Fitch has revised the long-term debt rating of the United States from Stable to Negative.
That means there’s a slightly greater than 50% chance of an actual downgrade over the next two years.
The good news is that the AAA-rating is maintained for now.
Not surprisingly, the Super Committee flop is cited as a main reason for the lower outlook:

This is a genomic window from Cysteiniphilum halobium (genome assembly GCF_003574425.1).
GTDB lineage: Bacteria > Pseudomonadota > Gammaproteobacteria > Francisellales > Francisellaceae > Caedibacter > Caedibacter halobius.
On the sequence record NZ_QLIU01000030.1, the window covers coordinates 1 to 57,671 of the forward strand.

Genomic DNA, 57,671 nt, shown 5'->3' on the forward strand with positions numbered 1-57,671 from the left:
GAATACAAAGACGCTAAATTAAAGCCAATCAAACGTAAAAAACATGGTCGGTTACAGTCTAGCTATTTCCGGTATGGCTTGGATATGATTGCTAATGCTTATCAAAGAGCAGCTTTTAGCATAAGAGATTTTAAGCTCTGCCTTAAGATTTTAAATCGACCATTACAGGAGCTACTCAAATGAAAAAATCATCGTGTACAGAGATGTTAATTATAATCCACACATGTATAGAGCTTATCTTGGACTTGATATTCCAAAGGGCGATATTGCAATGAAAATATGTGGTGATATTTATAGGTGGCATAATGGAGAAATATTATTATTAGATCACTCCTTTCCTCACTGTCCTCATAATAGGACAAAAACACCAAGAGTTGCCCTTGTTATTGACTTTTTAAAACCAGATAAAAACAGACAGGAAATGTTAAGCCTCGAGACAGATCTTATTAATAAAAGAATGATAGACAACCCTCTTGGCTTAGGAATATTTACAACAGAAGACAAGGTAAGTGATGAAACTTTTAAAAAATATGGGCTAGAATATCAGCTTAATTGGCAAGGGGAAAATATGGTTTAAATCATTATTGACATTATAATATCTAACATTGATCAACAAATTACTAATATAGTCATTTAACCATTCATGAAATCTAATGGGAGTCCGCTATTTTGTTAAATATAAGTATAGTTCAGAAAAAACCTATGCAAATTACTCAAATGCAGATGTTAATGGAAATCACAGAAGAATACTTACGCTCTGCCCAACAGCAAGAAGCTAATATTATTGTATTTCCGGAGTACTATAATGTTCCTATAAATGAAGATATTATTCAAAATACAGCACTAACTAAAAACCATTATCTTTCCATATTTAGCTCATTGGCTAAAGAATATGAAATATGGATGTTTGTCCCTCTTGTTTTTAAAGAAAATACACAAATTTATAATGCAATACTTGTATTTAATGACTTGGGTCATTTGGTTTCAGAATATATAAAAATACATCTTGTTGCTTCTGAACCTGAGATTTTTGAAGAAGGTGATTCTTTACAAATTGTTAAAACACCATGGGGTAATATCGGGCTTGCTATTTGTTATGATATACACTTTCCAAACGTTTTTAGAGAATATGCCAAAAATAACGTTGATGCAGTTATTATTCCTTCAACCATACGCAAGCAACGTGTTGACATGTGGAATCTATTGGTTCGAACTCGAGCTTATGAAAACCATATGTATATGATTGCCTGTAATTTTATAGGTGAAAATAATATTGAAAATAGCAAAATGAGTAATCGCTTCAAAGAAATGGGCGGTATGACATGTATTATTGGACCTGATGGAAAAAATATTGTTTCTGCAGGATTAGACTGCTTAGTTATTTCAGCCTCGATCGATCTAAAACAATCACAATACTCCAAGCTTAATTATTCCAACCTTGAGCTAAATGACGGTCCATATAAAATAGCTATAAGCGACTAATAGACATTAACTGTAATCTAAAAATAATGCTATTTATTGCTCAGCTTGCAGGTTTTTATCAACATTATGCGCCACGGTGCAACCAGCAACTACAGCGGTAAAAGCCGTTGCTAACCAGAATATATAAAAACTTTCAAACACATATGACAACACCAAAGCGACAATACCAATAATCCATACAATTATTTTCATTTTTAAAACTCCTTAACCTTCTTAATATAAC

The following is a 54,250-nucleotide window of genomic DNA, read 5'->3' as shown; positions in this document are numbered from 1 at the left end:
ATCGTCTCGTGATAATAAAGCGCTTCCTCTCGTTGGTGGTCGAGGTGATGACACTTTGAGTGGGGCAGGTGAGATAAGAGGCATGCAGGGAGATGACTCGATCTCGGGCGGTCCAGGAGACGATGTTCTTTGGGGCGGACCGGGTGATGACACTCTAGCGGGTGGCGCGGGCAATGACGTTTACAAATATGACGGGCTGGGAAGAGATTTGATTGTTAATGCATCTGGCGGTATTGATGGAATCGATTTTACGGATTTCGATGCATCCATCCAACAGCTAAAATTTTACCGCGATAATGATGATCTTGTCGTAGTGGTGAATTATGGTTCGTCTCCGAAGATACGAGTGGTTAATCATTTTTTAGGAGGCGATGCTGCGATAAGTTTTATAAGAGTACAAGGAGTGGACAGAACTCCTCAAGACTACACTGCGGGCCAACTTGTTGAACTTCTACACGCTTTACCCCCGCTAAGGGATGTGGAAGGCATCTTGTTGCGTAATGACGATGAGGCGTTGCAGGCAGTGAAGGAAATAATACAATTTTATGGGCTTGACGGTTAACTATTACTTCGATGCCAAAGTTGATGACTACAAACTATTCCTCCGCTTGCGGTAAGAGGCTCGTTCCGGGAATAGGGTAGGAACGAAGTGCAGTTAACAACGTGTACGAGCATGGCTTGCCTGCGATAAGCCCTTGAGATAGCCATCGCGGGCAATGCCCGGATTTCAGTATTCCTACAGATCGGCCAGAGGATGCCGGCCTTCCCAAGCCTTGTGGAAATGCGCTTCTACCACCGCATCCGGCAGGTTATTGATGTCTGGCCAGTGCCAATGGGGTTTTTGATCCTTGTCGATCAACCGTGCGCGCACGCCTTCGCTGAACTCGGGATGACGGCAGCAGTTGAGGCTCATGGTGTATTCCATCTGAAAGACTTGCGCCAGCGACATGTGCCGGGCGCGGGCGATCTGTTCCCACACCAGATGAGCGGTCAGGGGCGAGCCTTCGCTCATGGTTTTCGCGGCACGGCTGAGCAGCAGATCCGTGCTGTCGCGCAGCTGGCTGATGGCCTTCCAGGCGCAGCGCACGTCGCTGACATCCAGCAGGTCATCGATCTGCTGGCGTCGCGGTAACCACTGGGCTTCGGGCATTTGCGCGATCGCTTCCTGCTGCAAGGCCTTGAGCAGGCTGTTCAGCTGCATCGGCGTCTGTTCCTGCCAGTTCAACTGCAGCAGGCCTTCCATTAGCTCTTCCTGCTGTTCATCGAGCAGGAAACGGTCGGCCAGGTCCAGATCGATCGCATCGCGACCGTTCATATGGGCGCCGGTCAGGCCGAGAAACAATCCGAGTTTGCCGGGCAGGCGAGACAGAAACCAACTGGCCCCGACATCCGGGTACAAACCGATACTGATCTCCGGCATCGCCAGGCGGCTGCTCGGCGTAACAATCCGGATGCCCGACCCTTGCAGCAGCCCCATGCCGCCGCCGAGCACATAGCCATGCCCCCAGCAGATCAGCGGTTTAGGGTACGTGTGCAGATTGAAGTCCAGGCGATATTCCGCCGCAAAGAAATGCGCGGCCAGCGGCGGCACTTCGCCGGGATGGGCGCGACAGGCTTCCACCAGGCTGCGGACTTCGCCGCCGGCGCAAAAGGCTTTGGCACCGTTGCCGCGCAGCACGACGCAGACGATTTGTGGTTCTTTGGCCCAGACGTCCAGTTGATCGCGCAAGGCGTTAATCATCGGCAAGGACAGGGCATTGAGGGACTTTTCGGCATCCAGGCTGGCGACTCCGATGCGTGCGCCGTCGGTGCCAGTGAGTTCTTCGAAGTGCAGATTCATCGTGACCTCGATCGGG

The failure of the JSCDR underlines the challenge of securing broad-based consensus on how to reduce the out-sized federal budget deficit. Agreement and implementation in 2013 of a credible medium-term deficit reduction plan that would stabilise government indebtedness in the latter half of the decade would relieve downward pressure on the U.S. sovereign ratings, though by postponing the difficult decisions on tax and spending until after forthcoming Congressional and Presidential elections, the scale and pace of required deficit reduction will consequently be greater. Conversely, failure to reach agreement in 2013 on a credible deficit reduction plan and a worsening of the economic and fiscal outlook would likely result in a downgrade of the U.S. sovereign rating.Read more FITCH REVISES US DEBT OUTLOOK TO NEGATIVE.